“Morning Song of Love” by Paul Laurence Dunbar


Darling, my darling, my heart is on the wing,
It flies to thee this morning like a bird,
Like happy birds in springtime my spirits soar and sing,
The same sweet song thine ears have often heard.

The sun is in my window, the shadow on the lea,
The wind is moving in the branches green,
And all my life, my darling, is turning unto thee,
And kneeling at thy feet, my own, my queen.

The golden bells are ringing across the distant hill,
Their merry peals come to me soft and clear,
But in my heart’s deep chapel all incense-filled and still
A sweeter bell is sounding for thee, dear.

The bell of love invites thee to come and seek the shrine
Whose altar is erected unto thee,
The offerings, the sacrifice, the prayers, the chants are thine,
And I, my love, thy humble priest will be.

“The Glory of the Day Was In Her Face” by James Weldon Johnson


The glory of the day was in her face,
The beauty of the night was in her eyes.
And over all her loveliness, the grace
Of Morning blushing in the early skies.

And in her voice, the calling of the dove;
Like music of a sweet, melodious part.
And in her smile, the breaking light of love;
And all the gentle virtues in her heart.

And now the glorious day, the beauteous night,
The birds that signal to their mates at dawn,
To my dull ears, to my tear-blinded sight
Are one with all the dead, since she is gone.

“A Negro Love Song” by Paul Laurence Dunbar (1872 – 1906)


Seen my lady home las’ night,

   Jump back, honey, jump back.
Hel’ huh han’ an’ sque’z it tight,
   Jump back, honey, jump back.
Hyeahd huh sigh a little sigh,
Seen a light gleam f’om huh eye,
An’ a smile go flittin’ by —
   Jump back, honey, jump back.
Hyeahd de win’ blow thoo de pine,
   Jump back, honey, jump back.
Mockin’-bird was singin’ fine,
   Jump back, honey, jump back.
An’ my hea’t was beatin’ so,
When I reached my lady’s do’,
Dat I could n’t ba’ to go —
   Jump back, honey, jump back.
Put my ahm aroun’ huh wais’,
   Jump back, honey, jump back.
Raised huh lips an’ took a tase,
   Jump back, honey, jump back.
Love me, honey, love me true?
Love me well ez I love you?
An’ she answe’d, “‘Cose I do”—
   Jump back, honey, jump back.

“A Song for Myself” by Melvin B. Tolson (1898 – 1966)


                                               I judge
My soul
                                               Eagle
                                               Nor mole:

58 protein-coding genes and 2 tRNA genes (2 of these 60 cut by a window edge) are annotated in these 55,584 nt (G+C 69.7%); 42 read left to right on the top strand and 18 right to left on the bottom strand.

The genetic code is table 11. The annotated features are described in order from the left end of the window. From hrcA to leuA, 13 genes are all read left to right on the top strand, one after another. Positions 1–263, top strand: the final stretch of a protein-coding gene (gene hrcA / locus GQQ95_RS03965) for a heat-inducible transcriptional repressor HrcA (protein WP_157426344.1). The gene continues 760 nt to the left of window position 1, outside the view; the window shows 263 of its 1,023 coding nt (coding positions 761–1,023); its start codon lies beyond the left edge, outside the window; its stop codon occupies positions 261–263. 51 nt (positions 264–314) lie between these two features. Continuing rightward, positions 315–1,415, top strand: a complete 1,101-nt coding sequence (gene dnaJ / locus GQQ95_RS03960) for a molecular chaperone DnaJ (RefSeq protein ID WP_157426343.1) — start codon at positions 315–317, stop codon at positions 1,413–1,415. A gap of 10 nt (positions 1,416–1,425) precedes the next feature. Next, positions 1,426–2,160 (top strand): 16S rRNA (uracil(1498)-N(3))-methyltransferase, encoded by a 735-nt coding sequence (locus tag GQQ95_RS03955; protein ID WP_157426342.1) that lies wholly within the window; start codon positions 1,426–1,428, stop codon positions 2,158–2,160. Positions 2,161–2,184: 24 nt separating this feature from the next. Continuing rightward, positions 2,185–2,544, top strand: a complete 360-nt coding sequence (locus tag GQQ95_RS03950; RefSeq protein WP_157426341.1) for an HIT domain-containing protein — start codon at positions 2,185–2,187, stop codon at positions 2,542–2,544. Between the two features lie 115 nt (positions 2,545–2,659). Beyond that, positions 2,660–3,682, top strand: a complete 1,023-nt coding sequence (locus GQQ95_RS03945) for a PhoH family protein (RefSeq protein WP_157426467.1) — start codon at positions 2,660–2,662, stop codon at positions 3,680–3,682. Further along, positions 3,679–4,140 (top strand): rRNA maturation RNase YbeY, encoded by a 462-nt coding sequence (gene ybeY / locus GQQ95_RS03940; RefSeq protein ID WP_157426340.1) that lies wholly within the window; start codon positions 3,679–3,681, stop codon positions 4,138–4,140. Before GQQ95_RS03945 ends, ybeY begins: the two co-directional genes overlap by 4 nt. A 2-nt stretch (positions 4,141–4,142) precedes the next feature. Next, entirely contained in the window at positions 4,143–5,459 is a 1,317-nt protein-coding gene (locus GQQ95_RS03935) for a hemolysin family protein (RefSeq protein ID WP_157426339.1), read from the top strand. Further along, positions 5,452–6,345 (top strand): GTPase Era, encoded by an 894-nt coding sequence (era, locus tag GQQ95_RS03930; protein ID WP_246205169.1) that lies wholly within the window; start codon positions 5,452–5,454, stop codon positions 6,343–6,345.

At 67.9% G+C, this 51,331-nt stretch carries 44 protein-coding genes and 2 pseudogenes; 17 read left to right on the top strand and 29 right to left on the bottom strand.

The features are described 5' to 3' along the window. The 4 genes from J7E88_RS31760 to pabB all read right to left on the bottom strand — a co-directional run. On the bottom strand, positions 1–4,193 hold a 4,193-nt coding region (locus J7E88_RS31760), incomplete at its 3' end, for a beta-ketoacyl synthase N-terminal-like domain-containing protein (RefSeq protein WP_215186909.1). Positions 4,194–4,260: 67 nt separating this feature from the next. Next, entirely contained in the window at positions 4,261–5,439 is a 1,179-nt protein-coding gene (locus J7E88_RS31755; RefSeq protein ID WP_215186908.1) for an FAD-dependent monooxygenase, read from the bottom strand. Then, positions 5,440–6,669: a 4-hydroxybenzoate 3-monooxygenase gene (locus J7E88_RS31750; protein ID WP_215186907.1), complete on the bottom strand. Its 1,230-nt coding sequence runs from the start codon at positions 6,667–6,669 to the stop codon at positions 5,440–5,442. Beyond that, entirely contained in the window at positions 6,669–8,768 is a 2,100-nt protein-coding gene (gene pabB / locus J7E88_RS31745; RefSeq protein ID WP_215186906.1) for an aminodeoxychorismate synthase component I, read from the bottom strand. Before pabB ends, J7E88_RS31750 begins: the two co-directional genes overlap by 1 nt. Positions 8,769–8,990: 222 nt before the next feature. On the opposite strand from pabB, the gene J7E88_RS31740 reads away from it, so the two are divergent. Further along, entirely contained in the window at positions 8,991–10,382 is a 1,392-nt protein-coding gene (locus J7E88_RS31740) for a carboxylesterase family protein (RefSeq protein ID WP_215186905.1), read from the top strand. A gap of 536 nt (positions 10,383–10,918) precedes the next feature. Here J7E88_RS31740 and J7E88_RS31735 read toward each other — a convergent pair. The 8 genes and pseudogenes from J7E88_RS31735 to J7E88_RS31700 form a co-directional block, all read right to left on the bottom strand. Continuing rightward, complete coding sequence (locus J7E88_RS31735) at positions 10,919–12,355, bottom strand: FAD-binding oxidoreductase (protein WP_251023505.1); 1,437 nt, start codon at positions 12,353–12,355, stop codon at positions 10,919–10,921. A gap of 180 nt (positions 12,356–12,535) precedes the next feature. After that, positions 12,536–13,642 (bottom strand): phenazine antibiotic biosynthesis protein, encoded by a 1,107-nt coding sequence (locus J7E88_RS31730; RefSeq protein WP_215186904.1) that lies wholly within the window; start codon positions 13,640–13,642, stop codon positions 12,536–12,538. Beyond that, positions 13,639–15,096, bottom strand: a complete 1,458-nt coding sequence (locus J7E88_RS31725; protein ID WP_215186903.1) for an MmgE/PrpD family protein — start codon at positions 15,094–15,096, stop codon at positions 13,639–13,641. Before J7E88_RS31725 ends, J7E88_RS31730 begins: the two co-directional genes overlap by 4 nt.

A man
                                               Is what
                                               He saves
                                               From rot.

Continue reading “A Song for Myself” by Melvin B. Tolson (1898 – 1966)

“A Mathematical Problem in Verse” by Benjamin Banneker


A COOPER and Vintner sat down for a talk,

Both being so groggy, that neither could walk,

Says Cooper to Vintner, “I’m the first of my trade,

There’s no kind of vessel, but what I have made,

And of any shpe, Sir, -just what you will,-

And of any size, Sir, -from a ton to a gill!”

“Then,” says the Vintner, “you’re the man for me,-

Make me a vessel, if we can agree.

The top and the bottom diameter define,

To bear that proportion as fifteen to nine,

Thirty-five inches are just what I crave,

No more and no less, in the depth, will I have;

Just thirty-nine gallons this vessel must hold,-

Then I will reward you with silver or gold,-

Give me your promise, my honest old friend?”

“I’ll make it tomorrow, that you may depend!”

So the next day the Cooper his work to discharge,

Soon made the new vessel, but made it too large;-

He took out some staves, which made it too small,

And then cursed the vessel, the Vintner and all.

He beat on his breast, “By the Powers!” – he swore,

He never would work at his trade any more.

Now my worthy friend, find out, if you can,

The vessel’s dimensions and comfort the man!*

* The greater diameter would be 24.7460 inches, the lesser 14.8476.

“Georgia Dusk” by Jean Toomer (1894 – 1967)


The sky, lazily disdaining to pursue

   The setting sun, too indolent to hold
   A lengthened tournament for flashing gold,
Passively darkens for night’s barbecue,
A feast of moon and men and barking hounds,
   An orgy for some genius of the South
   With blood-hot eyes and cane-lipped scented mouth,
Surprised in making folk-songs from soul sounds.
The sawmill blows its whistle, buzz-saws stop,
   And silence breaks the bud of knoll and hill,
   Soft settling pollen where plowed lands fulfill
Their early promise of a bumper crop.
Smoke from the pyramidal sawdust pile
   Curls up, blue ghosts of trees, tarrying low
   Where only chips and stumps are left to show
The solid proof of former domicile.
Meanwhile, the men, with vestiges of pomp,
   Race memories of king and caravan,
   High-priests, an ostrich, and a juju-man,
Go singing through the footpaths of the swamp.
Their voices rise . . the pine trees are guitars,
   Strumming, pine-needles fall like sheets of rain . .
   Their voices rise . . the chorus of the cane
Is caroling a vesper to the stars . .
O singers, resinous and soft your songs
   Above the sacred whisper of the pines,
   Give virgin lips to cornfield concubines,
Bring dreams of Christ to dusky cane-lipped throngs.

“A Golden Day” by Paul Laurence Dunbar


I Found you and I lost you,
All on a gleaming day.
The day was filled with sunshine,
And the land was full of May.

A golden bird was singing
Its melody divine,
I found you and I loved you,
And all the world was mine.

I found you and I lost you,
All on a golden day,
But when I dream of you, dear,
It is always brimming May.